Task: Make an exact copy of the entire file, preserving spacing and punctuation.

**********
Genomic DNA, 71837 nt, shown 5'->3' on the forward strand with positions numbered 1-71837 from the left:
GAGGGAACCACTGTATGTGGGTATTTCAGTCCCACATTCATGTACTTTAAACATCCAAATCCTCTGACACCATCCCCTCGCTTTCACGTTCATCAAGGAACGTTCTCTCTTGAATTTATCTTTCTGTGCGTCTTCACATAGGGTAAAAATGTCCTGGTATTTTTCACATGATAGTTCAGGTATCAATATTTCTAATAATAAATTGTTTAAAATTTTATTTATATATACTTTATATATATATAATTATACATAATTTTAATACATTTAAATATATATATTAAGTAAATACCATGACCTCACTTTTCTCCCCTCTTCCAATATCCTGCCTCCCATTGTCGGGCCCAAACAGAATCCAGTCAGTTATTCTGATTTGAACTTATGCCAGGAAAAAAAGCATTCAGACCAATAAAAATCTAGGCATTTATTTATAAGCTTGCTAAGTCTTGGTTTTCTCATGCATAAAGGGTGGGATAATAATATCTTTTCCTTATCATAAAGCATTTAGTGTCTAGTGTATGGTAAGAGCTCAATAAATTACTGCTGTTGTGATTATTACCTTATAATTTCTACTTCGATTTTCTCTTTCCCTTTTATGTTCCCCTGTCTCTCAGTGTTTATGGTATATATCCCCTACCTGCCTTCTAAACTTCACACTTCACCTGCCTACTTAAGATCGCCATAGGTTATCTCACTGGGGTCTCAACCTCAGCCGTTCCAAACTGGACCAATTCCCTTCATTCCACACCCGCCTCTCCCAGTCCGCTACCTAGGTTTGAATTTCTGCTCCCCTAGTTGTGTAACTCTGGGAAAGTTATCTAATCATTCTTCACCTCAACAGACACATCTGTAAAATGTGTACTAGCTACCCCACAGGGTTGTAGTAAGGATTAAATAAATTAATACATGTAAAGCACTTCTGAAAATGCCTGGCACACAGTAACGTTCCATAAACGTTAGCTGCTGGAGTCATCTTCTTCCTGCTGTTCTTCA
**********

Genomic DNA, 71837 nt, shown 5'->3' on the forward strand with positions numbered 1-71837 from the left:
GAGGGAACCACTGTATGTGGGTATTTCAGTCCCACATTCATGTACTTTAAACATCCAAATCCTCTGACACCATCCCCTCGCTTTCACGTTCATCAAGGAACGTTCTCTCTTGAATTTATCTTTCTGTGCGTCTTCACATAGGGTAAAAATGTCCTGGTATTTTTCACATGATAGTTCAGGTATCAATATTTCTAATAATAAATTGTTTAAAATTTTATTTATATATACTTTATATATATATAATTATACATAATTTTAATACATTTAAATATATATATTAAGTAAATACCATGACCTCACTTTTCTCCCCTCTTCCAATATCCTGCCTCCCATTGTCGGGCCCAAACAGAATCCAGTCAGTTATTCTGATTTGAACTTATGCCAGGAAAAAAAGCATTCAGACCAATAAAAATCTAGGCATTTATTTATAAGCTTGCTAAGTCTTGGTTTTCTCATGCATAAAGGGTGGGATAATAATATCTTTTCCTTATCATAAAGCATTTAGTGTCTAGTGTATGGTAAGAGCTCAATAAATTACTGCTGTTGTGATTATTACCTTATAATTTCTACTTCGATTTTCTCTTTCCCTTTTATGTTCCCCTGTCTCTCAGTGTTTATGGTATATATCCCCTACCTGCCTTCTAAACTTCACACTTCACCTGCCTACTTAAGATCGCCATAGGTTATCTCACTGGGGTCTCAACCTCAGCCGTTCCAAACTGGACCAATTCCCTTCATTCCACACCCGCCTCTCCCAGTCCGCTACCTAGGTTTGAATTTCTGCTCCCCTAGTTGTGTAACTCTGGGAAAGTTATCTAATCATTCTTCACCTCAACAGACACATCTGTAAAATGTGTACTAGCTACCCCACAGGGTTGTAGTAAGGATTAAATAAATTAATACATGTAAAGCACTTCTGAAAATGCCTGGCACACAGTAACGTTCCATAAACGTTAGCTGCTGGAGTCATCTTCTTCCTGCTGTTCTTCA